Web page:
4. Section 244 merely requires that the Magistrate should hear-an accused and take all such evidence as he produces in his defence; and so hearing the accused may not be exactly questioning him generally on the case in order to enable him to explain any circumstances appearing against him. In this view of the matter we are of opinion that the view expressed in this Court should not be departed from when it is supported by the opinion expressed in so many other High Courts. We accordingly hold that the provisions of Section 342 apply to summons cases as well. The position as regards summary trials is in our opinion simpler. Section 342 does not itself require that the answers given by the accused to the questions put to him should be reduced to writing. But far warrant and summons cases Section 364 requires that the whole of the examination of an accused person should be so recorded in the form of questions and answers. As already pointed out this recording of the statement is expressly dispensed with in the case of summary trials. It would therefore, follow that the mere fact that the statement of the accused has not been recorded by the Magistrate in a summary trial would not show either that the accused was never questioned at all or that the omission to record his statement is fatal.

5. The procedure prescribed for summons cases applies under Section 262 to summary trials as well. Section 263 which applies to summary trials requires that the Magistrate shall enter certain particulars including the plea of the accused and his examination (if any). It therefore follows that it is the duty of the Magistrate to record not only the plea of the accused, but also his examination, if any. The words 'if any' do not imply that it is optional to the Magistrate to examine the accused or not, but merely imply that where the, accused has made a statement, particulars of his examination, should be; noted. But that is not the same thing as recording his examination in full.

6. In this particular case, we cannot be the first place be absolutely certain that the accused were never questioned at all, particularly as we find that in the connected case which was decided on the same date an abstract of their statements was actually recorded, but the fact remains that particulars of the examination, if any had taken place, were not recorded by the Magistrate, but only the plea of not guilty was noted. But such a defect is at the most a mere irregularity which can be cured under Section 537, Criminal P.C., unless the defect has in fact occasioned a failure of justice. It has been held in the cases decided by this Court quoted above, that the defect, of non-compliance with the provisions of Section 342 is a mere irregularity which is not fatal to the trial unless the accused has been prejudiced.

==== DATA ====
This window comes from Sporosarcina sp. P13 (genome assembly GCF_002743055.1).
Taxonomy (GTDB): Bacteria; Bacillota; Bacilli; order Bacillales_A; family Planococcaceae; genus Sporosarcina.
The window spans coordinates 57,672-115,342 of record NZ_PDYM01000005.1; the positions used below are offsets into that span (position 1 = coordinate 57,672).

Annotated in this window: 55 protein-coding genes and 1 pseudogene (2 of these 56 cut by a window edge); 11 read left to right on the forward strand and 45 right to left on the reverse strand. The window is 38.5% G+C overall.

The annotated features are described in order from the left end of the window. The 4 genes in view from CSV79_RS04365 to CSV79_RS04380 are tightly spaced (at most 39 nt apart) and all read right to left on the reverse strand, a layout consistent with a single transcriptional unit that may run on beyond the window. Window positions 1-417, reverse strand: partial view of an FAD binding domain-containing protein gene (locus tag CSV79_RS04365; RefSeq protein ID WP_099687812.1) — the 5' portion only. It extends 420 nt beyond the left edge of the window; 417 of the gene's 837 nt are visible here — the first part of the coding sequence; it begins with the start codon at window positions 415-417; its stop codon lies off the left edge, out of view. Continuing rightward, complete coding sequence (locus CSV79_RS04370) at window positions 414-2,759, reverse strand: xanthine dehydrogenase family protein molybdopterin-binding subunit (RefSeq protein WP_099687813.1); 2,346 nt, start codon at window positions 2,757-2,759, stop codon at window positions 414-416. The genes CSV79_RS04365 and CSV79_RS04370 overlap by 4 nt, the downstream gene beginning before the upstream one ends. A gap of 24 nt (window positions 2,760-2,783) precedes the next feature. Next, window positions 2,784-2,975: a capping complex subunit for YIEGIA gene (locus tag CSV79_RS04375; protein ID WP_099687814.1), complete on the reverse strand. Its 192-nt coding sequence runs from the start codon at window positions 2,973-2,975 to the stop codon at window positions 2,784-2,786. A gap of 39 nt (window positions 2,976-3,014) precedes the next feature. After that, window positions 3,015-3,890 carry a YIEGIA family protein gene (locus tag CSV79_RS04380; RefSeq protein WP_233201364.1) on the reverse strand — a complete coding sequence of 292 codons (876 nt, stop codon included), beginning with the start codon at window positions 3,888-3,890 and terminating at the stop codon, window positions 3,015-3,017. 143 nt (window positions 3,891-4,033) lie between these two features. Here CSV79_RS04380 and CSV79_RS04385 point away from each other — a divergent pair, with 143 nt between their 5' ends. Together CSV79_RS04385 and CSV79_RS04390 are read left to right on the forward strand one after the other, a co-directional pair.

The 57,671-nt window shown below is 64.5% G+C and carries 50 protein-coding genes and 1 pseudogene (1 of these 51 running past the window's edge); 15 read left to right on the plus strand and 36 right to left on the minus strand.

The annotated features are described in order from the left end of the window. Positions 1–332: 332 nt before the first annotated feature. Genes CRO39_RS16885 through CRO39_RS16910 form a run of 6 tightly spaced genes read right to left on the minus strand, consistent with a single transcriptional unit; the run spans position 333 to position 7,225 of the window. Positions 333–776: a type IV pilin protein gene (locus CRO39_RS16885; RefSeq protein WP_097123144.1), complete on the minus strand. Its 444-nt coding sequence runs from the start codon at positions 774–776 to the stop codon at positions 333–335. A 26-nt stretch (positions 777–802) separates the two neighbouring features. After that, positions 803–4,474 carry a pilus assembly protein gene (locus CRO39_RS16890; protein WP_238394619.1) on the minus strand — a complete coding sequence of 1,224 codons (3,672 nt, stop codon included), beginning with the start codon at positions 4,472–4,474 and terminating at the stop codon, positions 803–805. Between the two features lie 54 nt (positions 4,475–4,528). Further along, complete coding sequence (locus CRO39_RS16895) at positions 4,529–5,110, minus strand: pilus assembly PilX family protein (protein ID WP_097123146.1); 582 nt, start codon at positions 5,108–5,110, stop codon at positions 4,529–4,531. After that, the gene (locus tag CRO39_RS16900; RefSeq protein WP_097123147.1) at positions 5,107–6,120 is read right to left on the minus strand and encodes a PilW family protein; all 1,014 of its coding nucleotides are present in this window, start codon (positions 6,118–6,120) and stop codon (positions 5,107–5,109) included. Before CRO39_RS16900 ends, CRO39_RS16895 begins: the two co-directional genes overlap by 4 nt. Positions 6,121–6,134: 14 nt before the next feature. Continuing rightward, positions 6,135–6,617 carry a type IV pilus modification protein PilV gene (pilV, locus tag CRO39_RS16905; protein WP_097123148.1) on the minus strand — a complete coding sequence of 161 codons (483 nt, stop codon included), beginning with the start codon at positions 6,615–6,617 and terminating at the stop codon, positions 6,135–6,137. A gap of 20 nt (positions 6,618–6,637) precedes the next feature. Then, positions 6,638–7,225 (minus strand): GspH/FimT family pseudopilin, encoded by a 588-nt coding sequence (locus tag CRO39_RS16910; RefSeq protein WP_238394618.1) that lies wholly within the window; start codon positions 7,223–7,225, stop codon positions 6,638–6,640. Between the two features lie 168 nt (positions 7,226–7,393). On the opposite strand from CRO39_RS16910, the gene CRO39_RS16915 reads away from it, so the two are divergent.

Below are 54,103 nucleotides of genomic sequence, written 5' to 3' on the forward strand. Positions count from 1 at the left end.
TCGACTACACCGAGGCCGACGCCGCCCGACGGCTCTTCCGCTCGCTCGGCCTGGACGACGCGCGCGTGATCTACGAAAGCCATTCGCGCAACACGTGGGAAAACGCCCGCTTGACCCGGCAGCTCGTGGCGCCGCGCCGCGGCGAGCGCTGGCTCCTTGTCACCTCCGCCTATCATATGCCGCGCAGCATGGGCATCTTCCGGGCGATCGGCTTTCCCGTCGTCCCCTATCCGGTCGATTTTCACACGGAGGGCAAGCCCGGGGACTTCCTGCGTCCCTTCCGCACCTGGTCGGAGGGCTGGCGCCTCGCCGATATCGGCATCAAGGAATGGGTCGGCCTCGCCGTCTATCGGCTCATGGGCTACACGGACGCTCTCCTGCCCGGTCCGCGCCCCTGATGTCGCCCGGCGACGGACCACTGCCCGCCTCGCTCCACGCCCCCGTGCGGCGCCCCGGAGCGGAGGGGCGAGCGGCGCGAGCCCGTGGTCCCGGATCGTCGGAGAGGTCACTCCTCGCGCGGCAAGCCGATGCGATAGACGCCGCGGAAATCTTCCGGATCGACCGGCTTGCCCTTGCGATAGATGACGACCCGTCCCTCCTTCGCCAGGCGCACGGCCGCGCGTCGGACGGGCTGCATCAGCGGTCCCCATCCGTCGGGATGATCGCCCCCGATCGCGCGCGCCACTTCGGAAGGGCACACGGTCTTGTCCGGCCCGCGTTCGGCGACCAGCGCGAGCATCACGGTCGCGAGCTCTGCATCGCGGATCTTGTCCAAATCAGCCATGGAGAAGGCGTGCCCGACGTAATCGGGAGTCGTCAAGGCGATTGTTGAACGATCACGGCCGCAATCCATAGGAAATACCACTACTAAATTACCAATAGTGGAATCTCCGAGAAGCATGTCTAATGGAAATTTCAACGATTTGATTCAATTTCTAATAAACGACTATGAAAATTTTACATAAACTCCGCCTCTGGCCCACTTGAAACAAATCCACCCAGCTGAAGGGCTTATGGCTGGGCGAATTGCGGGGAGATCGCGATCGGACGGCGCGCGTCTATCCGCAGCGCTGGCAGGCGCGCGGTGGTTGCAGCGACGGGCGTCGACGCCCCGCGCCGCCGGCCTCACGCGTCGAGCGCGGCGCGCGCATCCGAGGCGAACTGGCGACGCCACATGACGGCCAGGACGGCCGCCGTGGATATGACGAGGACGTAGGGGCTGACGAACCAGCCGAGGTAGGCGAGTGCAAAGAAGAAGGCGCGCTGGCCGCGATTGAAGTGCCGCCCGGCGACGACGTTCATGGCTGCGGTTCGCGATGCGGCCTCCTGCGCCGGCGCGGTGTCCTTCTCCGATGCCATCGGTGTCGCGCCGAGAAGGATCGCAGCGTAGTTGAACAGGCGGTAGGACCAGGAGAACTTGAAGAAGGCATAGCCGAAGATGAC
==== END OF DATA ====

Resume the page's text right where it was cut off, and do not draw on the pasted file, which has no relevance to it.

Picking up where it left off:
7. In the case before us the question was whether the accused had cut down certain trees belonging to the complainant who was the zamindar. After the complainant's evidence had been closed the accused, after pleading that they were not guilty, produced evidence to show that the trees had not been cut down by the accused, but were actually cut down by the zamindar himself. This evidence has not been believed. There was no suggestion in the cross-examination of the witnesses for the prosecution nor in the defence evidence that the trees belonged to the accused themselves or even to any other party. The learned Magistrate expressly noted in his judgment that it was not contested on behalf of the accused that the trees belonged to the zamindar. We are therefore unable to agree with the learned Sessions Judge that there was a possibility of the accused denying the ownership of the trees if they had been specifically questioned about the matter. We must therefore hold that the accused have in no way been prejudiced by either the omission to question them generally on the case after the prosecution evidence had been closed or by the omission to record the particulars of their examination.

8. The learned Sessions Judge is clearly wrong in thinking that a sentence of fine only was illegal. We however agree with him that the sentence of fine of Rs. 50 on each of the four accused for the offence of cutting down two babul trees worth Rs. 10 is rather severe. We accordingly accept this reference in, part and upholding the convictions of all the accused reduce the fines imposed upon them to Rs. 15 each; in default of payment of the fines they will undergo two weeks' rigorous imprisonment each. Out of the total amount so realized Rs. 10 will be paid to the complainant as compensation.